This month New York painters and critics are talking about “Reinventing Abstraction,” an exhibition of paintings from the 1980s curated by Raphael Rubinstein. His incisive selection includes one painting each by Carroll Dunham, Louise Fishman, Jonathan Lasker, Mary Heilmann, Bill Jensen, Stephen Mueller. Elizabeth Murray, Thomas Nozkowski, David Reed, Joan Snyder, Pat Steir, Gary Stephan, Stanley Whitney, Jack Whitten, and Terry Winters.
(Image at top: Bill Jensen)
Full of painterly brio, the show inspires nostalgia for my early years as an undergraduate (1985-87) at MassArt, before I moved to New York. Once in NYC, I was bombarded with the hype surrounding New Image painting (Jennifer Bartlett, Robert Longo, Eric Fischl, Julian Schnabel, etc.), the blitz of Neo-Expressionism (Polke, Immendorff, Penck, and Baselitz), the irony of Appropriation (Sherry Levine, David Salle, Richard Prince, Barbara Kruger, etc.) and the semiotics of Neo-Geo (Peter Halley, Philip Taaffe), but the artists Rubinstein has selected for this show were more urgently compelling.
Discussing the exhibition with other artists, I was surprised when several suggested that Rubinstein was attempting to “rewrite history.” To be honest, I hadn’t realized that these artists didn’t have the same historical import as the others I mention above–though I might have included work by Gregory Amenoff, Harvey Quaytman (maybe a little old?), Sean Scully and Susan Rothenberg, too. In my cohort, Rubinstein’s choices (plus my additions) have always been equally, if not more, influential. It may not be obvious today, but the symbolism, tactility, color, art historical references, and compositional simplicity are still embedded in my generation’s painting DNA.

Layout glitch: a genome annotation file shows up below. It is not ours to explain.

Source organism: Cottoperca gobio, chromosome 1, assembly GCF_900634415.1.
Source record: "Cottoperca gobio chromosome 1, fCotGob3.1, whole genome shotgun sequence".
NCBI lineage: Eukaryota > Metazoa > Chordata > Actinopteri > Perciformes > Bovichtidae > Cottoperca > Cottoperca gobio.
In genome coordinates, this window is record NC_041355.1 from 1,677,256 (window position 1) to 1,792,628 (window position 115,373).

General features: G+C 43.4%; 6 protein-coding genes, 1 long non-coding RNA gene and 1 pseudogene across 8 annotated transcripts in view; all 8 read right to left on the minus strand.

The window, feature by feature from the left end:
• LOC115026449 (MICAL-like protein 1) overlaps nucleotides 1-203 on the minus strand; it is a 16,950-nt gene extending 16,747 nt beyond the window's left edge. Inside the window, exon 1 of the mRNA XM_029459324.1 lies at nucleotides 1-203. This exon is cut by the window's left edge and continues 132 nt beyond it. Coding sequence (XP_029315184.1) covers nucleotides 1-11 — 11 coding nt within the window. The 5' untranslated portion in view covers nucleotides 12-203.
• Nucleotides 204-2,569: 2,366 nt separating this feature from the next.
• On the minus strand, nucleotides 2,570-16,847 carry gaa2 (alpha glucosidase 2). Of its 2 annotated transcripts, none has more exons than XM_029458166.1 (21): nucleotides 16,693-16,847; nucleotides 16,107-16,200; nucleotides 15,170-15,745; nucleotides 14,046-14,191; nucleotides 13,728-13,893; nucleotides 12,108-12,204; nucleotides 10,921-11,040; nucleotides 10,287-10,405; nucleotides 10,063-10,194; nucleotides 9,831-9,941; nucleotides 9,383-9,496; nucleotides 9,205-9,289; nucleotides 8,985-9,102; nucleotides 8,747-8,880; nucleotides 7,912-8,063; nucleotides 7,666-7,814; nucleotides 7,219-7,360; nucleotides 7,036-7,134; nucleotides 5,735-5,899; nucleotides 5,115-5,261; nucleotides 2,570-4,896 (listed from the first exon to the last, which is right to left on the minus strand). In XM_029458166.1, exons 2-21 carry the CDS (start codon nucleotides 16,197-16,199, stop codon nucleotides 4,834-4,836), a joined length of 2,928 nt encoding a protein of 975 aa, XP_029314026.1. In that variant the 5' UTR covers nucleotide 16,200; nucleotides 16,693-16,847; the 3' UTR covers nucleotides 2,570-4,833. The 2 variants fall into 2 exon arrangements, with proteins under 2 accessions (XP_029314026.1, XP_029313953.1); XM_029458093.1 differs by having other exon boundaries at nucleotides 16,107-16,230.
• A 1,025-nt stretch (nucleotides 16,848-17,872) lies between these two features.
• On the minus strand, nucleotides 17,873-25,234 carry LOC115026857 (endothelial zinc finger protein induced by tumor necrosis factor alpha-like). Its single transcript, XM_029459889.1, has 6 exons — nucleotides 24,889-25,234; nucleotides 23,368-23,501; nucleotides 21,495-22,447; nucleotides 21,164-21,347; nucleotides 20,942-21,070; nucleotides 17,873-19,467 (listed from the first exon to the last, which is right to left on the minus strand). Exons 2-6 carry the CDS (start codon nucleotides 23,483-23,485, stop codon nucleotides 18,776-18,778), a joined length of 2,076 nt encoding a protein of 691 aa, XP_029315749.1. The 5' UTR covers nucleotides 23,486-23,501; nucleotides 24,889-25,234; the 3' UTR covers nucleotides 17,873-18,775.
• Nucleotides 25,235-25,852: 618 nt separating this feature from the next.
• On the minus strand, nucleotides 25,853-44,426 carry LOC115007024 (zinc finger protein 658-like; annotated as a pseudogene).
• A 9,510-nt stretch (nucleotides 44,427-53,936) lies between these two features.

In a conversation with Joan Waltemath at The Brooklyn Rail, Rubinstein says that
The transition from the ’70s to the ’80s is a big part of what I’ve discovered in doing “Reinventing Abstraction.” Around 1980, a generation of artists who had been involved in the radical strategies of the ’70s rediscovered the possibilities of painting on stretched canvas, and working with oil paint, figure/ground relationships, applying paint with a brush instead of spraying or folding or pouring or staining. They also acknowledged and sought out relationships to art history. In the ’70s there was still this idea that you could make an absolute break with the past and start from degree zero. In the early ’80s that began to look not only like a naïve fantasy but also like a formula. Suddenly, it became a lot more exciting and adventurous to reconnect with art history. There was a rediscovery of history—not as something to escape, but as a source of new content.
And now, with a return to more conceptual, self-aware, and sometimes ironic approaches rooted in Support-Surface and Arte Povera, we’re going in the opposite direction, rediscovering the fold, the spray, the pour, the stain, the process, the object, and other strategies that preceded this, for the most part, earnest strain of abstraction from the 1980s. After digesting its lessons in our school days, many painters have rediscovered the once-radical notion from the 1960s and 70s that how we make paintings is just as important as what we paint.
“Reinventing Abstraction,” curated by Raphael Rubinstein. Cheim & Read, Chelsea, New York, NY. Through August 30, 2013.
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